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How do you conceptualise a branded magazine and digital platform?

Starting from scratch can be daunting. Here's how we gave estate agents Greene & Co a voice with a brand new digital platform and print magazine

At 3CC we love a challenge. And that’s just what Greene & Co presented to us last year. The London estate agent has a 30-year history and had recently rebranded. As part of this process, it wanted to launch a magazine, website and newsletter. Other estate agents have been doing it – so how could G&C do it differently, and do it better? And how could 3CC create an original proposition integrating digital and print solutions populated with engaging content that would live across both platforms?

Stage one

Greene & Co’s ambitions were to foster a closer relationship with its clients. By studying the areas in which the magazine would be distributed and the properties on offer, we began to shape a reader profile. Then we set to work on what that reader likes – where they shop, how they spend their free time, where they live and, crucially, how they live. 

The next step was to work out how to talk to them. Do you go for the hard sell or do you become the reader’s friend and neighbour? We opted for something with a bit of bite – a magazine that you would be happy to pick up and take home, and maybe even keep – because it was useful, and interesting, and entertaining, and believable. And a digital platform that leaves the reader informed and regularly coming back for more. This is the part where the creatives at 3CC go a bit nuts. We brainstorm, we play with design, we argue. And once we've done that, it's time for stage two.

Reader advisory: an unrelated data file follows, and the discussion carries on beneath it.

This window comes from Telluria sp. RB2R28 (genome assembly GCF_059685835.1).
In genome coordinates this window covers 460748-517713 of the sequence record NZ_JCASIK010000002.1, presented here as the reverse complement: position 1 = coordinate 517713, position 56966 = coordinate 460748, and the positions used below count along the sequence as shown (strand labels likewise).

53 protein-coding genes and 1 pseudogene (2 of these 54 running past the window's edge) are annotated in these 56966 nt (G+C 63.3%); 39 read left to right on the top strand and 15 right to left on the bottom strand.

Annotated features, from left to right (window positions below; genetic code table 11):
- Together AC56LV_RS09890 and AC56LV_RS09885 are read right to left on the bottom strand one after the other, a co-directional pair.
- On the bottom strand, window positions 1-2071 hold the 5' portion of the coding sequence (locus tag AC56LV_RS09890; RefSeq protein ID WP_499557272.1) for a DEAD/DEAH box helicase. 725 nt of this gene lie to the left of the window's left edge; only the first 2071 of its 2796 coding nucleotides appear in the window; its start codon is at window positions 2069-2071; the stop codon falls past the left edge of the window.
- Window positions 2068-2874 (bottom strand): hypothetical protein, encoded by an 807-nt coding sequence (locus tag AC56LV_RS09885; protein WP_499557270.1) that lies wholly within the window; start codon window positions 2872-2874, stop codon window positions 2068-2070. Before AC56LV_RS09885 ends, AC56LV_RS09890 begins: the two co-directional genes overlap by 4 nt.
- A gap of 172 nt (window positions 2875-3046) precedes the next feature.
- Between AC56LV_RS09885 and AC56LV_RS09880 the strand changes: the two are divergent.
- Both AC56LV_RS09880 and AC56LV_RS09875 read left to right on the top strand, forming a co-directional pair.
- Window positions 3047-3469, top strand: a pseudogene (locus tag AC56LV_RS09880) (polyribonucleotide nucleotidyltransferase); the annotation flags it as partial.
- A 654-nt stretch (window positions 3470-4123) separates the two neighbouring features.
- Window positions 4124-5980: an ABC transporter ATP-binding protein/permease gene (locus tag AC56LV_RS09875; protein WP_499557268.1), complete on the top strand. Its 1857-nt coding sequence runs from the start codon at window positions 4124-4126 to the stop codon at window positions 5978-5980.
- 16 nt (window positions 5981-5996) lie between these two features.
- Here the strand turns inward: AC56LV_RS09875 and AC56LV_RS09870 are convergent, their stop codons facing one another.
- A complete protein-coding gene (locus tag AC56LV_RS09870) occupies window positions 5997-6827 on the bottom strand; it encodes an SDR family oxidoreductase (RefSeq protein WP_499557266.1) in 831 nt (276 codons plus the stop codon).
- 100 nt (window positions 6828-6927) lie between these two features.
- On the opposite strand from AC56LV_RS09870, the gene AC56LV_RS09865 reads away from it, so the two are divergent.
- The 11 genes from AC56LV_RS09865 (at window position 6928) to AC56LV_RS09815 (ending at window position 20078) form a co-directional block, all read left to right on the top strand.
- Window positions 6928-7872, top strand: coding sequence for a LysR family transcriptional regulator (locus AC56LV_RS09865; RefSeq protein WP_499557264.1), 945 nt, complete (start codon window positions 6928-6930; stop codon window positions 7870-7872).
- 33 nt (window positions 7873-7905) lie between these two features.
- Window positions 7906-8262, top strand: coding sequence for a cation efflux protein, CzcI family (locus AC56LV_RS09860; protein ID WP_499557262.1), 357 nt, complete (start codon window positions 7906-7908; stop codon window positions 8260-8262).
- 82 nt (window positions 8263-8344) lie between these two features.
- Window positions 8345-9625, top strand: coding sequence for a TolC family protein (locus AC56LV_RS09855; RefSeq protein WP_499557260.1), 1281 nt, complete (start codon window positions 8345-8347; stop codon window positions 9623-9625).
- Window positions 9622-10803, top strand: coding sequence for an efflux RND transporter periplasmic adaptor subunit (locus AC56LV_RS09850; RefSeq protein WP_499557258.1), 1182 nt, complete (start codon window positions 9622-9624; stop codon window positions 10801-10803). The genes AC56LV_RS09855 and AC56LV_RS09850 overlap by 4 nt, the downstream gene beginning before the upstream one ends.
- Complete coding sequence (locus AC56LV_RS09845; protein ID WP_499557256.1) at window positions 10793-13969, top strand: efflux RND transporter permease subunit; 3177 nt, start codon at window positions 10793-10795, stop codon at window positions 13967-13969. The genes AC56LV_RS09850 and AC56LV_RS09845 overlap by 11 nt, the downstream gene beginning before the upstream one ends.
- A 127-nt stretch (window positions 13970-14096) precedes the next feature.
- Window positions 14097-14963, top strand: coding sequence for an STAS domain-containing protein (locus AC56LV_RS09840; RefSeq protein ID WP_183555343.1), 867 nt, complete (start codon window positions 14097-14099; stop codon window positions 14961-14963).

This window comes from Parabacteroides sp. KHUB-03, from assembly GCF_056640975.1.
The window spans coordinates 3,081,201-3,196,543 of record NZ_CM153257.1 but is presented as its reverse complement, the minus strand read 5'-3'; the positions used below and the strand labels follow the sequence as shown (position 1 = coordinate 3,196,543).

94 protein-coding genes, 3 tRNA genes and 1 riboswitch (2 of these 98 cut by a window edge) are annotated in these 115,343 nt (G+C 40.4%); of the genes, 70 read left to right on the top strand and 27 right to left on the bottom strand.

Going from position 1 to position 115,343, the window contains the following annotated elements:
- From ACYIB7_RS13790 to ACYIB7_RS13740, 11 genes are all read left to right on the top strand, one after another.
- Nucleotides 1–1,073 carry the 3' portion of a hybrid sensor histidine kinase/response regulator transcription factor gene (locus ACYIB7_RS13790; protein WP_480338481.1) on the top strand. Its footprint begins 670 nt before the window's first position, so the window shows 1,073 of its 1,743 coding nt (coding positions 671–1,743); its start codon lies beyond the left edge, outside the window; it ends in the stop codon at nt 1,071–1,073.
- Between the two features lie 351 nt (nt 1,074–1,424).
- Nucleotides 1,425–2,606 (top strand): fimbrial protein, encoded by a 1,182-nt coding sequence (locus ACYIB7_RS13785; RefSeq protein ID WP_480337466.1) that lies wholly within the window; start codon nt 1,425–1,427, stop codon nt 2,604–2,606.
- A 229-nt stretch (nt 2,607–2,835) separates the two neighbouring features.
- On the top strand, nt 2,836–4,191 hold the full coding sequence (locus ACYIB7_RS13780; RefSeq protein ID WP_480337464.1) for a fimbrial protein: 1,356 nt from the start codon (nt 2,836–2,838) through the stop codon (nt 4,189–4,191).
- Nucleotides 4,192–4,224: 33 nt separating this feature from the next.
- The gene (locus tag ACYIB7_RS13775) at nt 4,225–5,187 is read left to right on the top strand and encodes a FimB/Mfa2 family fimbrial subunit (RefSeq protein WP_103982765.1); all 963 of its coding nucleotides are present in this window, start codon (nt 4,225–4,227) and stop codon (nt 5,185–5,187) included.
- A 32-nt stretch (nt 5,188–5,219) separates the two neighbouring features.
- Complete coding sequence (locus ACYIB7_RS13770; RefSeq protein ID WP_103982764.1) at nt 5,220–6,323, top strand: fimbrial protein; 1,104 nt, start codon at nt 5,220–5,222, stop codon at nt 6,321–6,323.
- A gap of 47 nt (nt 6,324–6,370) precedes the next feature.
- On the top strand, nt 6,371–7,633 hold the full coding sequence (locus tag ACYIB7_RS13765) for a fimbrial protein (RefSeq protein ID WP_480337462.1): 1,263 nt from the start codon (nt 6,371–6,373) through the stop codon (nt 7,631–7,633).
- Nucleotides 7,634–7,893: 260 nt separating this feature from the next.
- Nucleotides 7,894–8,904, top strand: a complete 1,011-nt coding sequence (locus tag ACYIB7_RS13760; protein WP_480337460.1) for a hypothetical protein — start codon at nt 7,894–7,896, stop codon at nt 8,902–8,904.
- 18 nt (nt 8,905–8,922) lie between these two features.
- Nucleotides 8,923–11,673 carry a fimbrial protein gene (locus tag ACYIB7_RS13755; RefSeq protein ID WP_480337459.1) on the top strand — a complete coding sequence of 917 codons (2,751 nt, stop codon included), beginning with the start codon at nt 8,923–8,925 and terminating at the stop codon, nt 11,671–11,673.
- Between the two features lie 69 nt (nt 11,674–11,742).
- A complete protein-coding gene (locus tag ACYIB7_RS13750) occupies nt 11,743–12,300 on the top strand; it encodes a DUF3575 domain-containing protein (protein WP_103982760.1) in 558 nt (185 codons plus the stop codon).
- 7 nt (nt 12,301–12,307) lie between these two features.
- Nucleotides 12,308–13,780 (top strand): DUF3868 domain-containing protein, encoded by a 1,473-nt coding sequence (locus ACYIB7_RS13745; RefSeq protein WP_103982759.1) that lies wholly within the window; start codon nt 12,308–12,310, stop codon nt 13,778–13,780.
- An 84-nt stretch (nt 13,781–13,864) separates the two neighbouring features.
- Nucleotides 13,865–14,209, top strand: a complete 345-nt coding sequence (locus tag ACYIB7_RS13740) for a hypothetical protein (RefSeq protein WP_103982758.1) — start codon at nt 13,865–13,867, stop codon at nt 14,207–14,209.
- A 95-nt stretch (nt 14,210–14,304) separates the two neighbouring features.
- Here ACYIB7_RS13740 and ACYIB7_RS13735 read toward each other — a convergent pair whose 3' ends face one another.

Stage two

One of the key drivers was the idea of London as a collection of villages. This seeped into everything we did in shaping the project. We kept in our minds London's heritage as a collection of villages that blended to become one big city. But also the fact that right now, city-dwellers have become globalisation-weary and nostalgic for a more village-y life. They prefer markets and independent traders to supermarkets; they want to know the name of their butcher or baker; and buying artisanal and individual is preferable to mass-produced and cheap. Provenance was our buzz word. Therefore alongside insider news and features, we developed localised content that spoke to each village in the G&C patch. 

Stage three

It was crucial that the design was unique and contemporary, yet approachable. We developed a set of signifiers that represented elements common among the various village areas. Rather than symbols of places of interest on a map, these were a guide to living. Simple yet affective, and immediate too. This conceptualised visual language matched the themed content in the journal-format magazine and on the digital platform and newsletter.

With reader profile, concept and look in place, the project still needed a name. We played with old-fashioned newspaper names, with words that sounded city-like, with words that conveyed a sense of space and place. Eventually, covering all points, we settled on Compass. If you want to go somewhere, it's important you know in which direction that is. 

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